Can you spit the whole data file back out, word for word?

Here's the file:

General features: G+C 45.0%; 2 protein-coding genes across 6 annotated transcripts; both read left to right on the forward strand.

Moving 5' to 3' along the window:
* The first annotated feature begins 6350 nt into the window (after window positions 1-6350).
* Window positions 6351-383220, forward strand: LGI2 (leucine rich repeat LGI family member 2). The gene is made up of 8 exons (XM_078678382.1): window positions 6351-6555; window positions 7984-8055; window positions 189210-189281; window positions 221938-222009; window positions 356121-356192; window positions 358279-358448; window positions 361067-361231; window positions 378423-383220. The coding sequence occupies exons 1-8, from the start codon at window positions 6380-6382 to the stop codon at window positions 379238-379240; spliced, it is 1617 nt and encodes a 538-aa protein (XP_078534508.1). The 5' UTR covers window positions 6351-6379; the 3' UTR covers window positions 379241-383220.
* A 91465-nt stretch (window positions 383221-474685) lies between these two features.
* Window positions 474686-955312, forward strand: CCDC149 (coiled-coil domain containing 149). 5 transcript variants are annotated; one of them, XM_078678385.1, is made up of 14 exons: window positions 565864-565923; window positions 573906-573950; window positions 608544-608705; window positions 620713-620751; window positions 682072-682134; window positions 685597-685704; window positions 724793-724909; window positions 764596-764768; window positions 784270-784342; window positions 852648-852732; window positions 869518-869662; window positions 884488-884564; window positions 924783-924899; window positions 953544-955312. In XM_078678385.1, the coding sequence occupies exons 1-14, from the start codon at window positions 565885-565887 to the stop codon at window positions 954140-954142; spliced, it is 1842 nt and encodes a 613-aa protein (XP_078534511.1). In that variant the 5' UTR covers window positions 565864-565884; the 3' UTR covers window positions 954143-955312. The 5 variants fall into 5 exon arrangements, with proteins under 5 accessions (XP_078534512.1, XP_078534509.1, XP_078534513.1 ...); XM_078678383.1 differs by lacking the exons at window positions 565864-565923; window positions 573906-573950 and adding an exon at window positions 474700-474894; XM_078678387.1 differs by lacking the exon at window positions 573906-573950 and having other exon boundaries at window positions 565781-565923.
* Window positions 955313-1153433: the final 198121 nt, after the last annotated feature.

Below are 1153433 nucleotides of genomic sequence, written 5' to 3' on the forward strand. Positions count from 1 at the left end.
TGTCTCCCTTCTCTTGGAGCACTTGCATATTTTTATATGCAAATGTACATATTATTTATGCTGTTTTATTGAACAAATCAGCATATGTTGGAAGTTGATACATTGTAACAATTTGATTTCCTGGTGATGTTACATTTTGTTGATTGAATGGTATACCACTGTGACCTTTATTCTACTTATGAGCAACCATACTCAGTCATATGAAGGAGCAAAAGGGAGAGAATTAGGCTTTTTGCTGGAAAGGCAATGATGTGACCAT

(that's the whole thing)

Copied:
General features: G+C 45.0%; 2 protein-coding genes across 6 annotated transcripts; both read left to right on the forward strand.

Moving 5' to 3' along the window:
* The first annotated feature begins 6350 nt into the window (after window positions 1-6350).
* Window positions 6351-383220, forward strand: LGI2 (leucine rich repeat LGI family member 2). The gene is made up of 8 exons (XM_078678382.1): window positions 6351-6555; window positions 7984-8055; window positions 189210-189281; window positions 221938-222009; window positions 356121-356192; window positions 358279-358448; window positions 361067-361231; window positions 378423-383220. The coding sequence occupies exons 1-8, from the start codon at window positions 6380-6382 to the stop codon at window positions 379238-379240; spliced, it is 1617 nt and encodes a 538-aa protein (XP_078534508.1). The 5' UTR covers window positions 6351-6379; the 3' UTR covers window positions 379241-383220.
* A 91465-nt stretch (window positions 383221-474685) lies between these two features.
* Window positions 474686-955312, forward strand: CCDC149 (coiled-coil domain containing 149). 5 transcript variants are annotated; one of them, XM_078678385.1, is made up of 14 exons: window positions 565864-565923; window positions 573906-573950; window positions 608544-608705; window positions 620713-620751; window positions 682072-682134; window positions 685597-685704; window positions 724793-724909; window positions 764596-764768; window positions 784270-784342; window positions 852648-852732; window positions 869518-869662; window positions 884488-884564; window positions 924783-924899; window positions 953544-955312. In XM_078678385.1, the coding sequence occupies exons 1-14, from the start codon at window positions 565885-565887 to the stop codon at window positions 954140-954142; spliced, it is 1842 nt and encodes a 613-aa protein (XP_078534511.1). In that variant the 5' UTR covers window positions 565864-565884; the 3' UTR covers window positions 954143-955312. The 5 variants fall into 5 exon arrangements, with proteins under 5 accessions (XP_078534512.1, XP_078534509.1, XP_078534513.1 ...); XM_078678383.1 differs by lacking the exons at window positions 565864-565923; window positions 573906-573950 and adding an exon at window positions 474700-474894; XM_078678387.1 differs by lacking the exon at window positions 573906-573950 and having other exon boundaries at window positions 565781-565923.
* Window positions 955313-1153433: the final 198121 nt, after the last annotated feature.

Below are 1153433 nucleotides of genomic sequence, written 5' to 3' on the forward strand. Positions count from 1 at the left end.
TGTCTCCCTTCTCTTGGAGCACTTGCATATTTTTATATGCAAATGTACATATTATTTATGCTGTTTTATTGAACAAATCAGCATATGTTGGAAGTTGATACATTGTAACAATTTGATTTCCTGGTGATGTTACATTTTGTTGATTGAATGGTATACCACTGTGACCTTTATTCTACTTATGAGCAACCATACTCAGTCATATGAAGGAGCAAAAGGGAGAGAATTAGGCTTTTTGCTGGAAAGGCAATGATGTGACCAT